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How To Tell When Bacon Is Done?

How To Tell When Bacon Is Done?

Bacon can go from raw to overcooked in the blink of an eye. However, if you don’t have much experience cooking bacon to the perfect level of doneness will be an uphill battle.

Ultimately the correct doneness depends on your preferences.

Some individuals like their bacon to be a little chewy, while others prefer their bacon nice and crispy.

This is why you need to know how to tell if bacon is done.

Can You Undercook Bacon?

Bacon is salt-cured meat that’s fabricated from the pig’s belly. This means it is just like any cut of beef.

Would you eat an undercooked Denver steak? If the answer’s no, then you should never eat undercooked bacon.

While no one likes overcooked bacon, you should always thoroughly cook your bacon.

Since bacon is raw, it will increase your chances of contracting foodborne illness.

How To Tell When Bacon Is Done

There are multiple ways to tell if bacon is done. For example, shape, color, and texture, as well as moisture levels, are ways to tell if bacon is done.

These tell-tale cooking signs will let you know when the bacon is just about ready. So be ready to pull the bacon off the stove.


The shape and size of the bacon are a great way to tell if bacon is done. Ever noticed how thick the strips of bacon looked when you took them out of the package?

Ever noticed how much bacon shrinks up when it’s cooked?

That’s because bacon can shrink up to 40% once it’s cooked. As the bacon cooks, it’s exposed to heat which causes the size of the bacon to shrink significantly.

Bacon consists of moisture and fat that evaporates and melts away as it cooks, leaving you with crispy meat.

Therefore, if the bacon has shrunk so much that it cannot shrink anymore, it’s just about done.

In regard to shape, the bacon will no longer be a flat strip of meat. 

Because of shrinkage, the sides of the bacon will get wavier with the corners of the meat will curl up away from the pan.

 That’s why you should make sure all of the bacon’s corners are uniformly curled before removing it from the pan.


Color is probably the easiest way to tell if bacon is done. Raw bacon has a light pink color with white strips of fat that are running through the surface of the bacon.

In the same way that brisket changes from a reddish, pinkish color to brown, bacon changes from pink to brown.

The bacon should turn golden brown. As soon as you notice the bacon’s color changes from pink to light brown, you should test the texture of the bacon for doneness since the bacon is almost done.

However, if you wait too long and the bacon develops a darker shade of brown, you overcooked the bacon.


Texture can be complicated when it comes to bacon. In a perfect world, bacon should be crispy enough that it doesn’t rip off as though you wear tearing a piece of cloth. 

The bacon should break or snap into pieces when you bite it.

Cooked bacon should be able to be hoisted up from the cast-iron skillet without flopping.

Sadly, you cannot test bacon for doneness by biting into it.

First, you will burn your hands by touching the extremely hot bacon. Second, you will burn your mouth by eating hot bacon.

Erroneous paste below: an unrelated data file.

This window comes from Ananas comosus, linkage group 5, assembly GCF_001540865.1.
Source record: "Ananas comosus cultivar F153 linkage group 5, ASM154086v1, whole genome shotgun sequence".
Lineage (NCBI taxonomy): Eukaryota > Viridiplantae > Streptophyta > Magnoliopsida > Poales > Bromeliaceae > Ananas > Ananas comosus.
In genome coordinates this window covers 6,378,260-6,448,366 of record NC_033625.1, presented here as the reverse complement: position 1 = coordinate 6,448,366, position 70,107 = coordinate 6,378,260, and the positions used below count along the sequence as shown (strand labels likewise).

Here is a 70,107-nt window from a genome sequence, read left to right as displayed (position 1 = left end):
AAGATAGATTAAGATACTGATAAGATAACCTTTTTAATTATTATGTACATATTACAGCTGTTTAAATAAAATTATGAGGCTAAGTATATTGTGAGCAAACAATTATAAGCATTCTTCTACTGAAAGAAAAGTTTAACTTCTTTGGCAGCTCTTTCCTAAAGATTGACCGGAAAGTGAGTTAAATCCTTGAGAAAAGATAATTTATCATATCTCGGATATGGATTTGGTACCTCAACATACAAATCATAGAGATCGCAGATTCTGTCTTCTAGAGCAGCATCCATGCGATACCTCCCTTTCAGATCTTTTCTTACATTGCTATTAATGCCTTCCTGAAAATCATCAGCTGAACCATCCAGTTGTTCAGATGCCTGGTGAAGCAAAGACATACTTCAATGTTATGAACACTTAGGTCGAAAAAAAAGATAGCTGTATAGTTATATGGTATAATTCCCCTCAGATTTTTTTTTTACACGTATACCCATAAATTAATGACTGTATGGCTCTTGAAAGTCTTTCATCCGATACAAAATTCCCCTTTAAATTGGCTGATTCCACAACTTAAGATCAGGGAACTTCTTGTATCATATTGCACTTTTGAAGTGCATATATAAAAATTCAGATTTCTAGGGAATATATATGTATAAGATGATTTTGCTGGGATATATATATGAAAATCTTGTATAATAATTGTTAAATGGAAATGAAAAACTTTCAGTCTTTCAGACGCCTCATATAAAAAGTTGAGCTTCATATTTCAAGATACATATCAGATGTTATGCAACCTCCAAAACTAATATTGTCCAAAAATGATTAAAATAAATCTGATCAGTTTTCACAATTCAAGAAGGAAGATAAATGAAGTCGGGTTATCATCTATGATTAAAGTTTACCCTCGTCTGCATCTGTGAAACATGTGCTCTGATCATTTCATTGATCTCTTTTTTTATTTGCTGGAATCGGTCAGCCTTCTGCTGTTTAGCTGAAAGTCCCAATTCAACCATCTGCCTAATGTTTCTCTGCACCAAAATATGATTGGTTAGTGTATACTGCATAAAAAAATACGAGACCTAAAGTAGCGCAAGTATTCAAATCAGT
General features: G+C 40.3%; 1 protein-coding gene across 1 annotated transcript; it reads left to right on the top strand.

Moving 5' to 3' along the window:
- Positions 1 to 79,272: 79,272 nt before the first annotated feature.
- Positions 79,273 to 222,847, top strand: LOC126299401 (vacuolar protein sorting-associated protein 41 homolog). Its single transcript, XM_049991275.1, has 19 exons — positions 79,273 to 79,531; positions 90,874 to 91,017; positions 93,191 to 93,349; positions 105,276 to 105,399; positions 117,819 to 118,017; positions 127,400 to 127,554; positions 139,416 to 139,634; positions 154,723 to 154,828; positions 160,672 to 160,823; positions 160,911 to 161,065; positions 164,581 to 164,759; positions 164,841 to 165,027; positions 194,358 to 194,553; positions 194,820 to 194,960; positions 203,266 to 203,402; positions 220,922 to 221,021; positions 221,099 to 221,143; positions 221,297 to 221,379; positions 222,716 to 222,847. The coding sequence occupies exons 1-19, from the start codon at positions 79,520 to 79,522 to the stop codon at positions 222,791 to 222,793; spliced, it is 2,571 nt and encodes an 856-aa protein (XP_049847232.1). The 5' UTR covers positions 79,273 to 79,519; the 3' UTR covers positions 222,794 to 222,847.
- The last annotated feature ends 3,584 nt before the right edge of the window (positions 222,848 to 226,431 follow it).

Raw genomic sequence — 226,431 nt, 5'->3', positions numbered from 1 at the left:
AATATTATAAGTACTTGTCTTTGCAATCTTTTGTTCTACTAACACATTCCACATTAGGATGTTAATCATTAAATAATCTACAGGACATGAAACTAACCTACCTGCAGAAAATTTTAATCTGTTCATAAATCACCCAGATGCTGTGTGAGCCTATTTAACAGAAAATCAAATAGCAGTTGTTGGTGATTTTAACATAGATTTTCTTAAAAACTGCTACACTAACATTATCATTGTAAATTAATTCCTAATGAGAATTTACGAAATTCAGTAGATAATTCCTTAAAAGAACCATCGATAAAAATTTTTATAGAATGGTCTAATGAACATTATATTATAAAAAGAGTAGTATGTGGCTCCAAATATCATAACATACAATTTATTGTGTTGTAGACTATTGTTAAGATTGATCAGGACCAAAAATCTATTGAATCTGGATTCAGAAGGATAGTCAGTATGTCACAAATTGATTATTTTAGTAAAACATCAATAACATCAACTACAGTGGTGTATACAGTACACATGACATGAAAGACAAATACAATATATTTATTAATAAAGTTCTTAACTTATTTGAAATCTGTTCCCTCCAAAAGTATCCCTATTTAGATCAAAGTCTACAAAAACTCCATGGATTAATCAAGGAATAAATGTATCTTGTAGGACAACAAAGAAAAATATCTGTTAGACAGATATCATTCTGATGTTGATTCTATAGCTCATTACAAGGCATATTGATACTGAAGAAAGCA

It’s best to use a fork or a spoon to test the bacon for doneness.

This rule applies to chewy, crispy, or well-done bacon. If the bacon drapes over the spoon or fork, it is too soft and needs to be cooked longer.

In any case, you should always keep an eye on your bacon, whether you are cooking it in a skillet on the stove, indoor grill, or griddle grill, even if it is still undercooked.

You may not notice when it’s done, and the bacon may burn.

Nevertheless, if you cook the bacon on the stove, the bacon will still be a bit floppy, even if it is overcooked.

So do not wait till the bacon is burnt to a crisp to take it off the heat.


Raw bacon contains moisture and grease, but cooked bacon does not. When you drain the bacon on paper towels, all that will be left are crispy, dry, light pieces of bacon.

While the bacon is cooking, the bacon will sit in foamy grease. It’s the fatty part of the meat that is being rendered away.

When the bacon starts foaming, it’s a sign that it needs to be flipped. However, if the foam begins to dissipate, it’s almost time to remove it from the stove.


I saved the thermometer method for last because, in most cases, it will not work with the average bacon.

Regular bacon or thin cut bacon strips are way too thin to get an accurate reading from a thermometer.

However, if your bacon strips are more than 1/2-inch in thickness, you can use an instant-read thermometer. 

If you have an infrared thermometer, simply aim the thermometer at the bacon.

But if you are using a probe thermometer, insert it into each strip of bacon and keep it there for 5 seconds until the bacon has a temperature of 145°F.

Ultimately, the bacon should have a temperature between 145°F and 160°F. However, if it goes over this temperature, you will be walking burnt bacon territory.

Final Thoughts

Knowing when bacon is done is simple and easy. Best of all, learning these tips requires little to no effort, and once you get the hang of these tips, you will be making perfectly cooked bacon in no time.

Remember to pay attention to the size, shape, texture, and moisture levels.

The more you familiarize yourself with these signs, the more you will cook the bacon to your liking.

Therefore, there’s no excuse for undercooking, overcooking, or burning bacon anymore.

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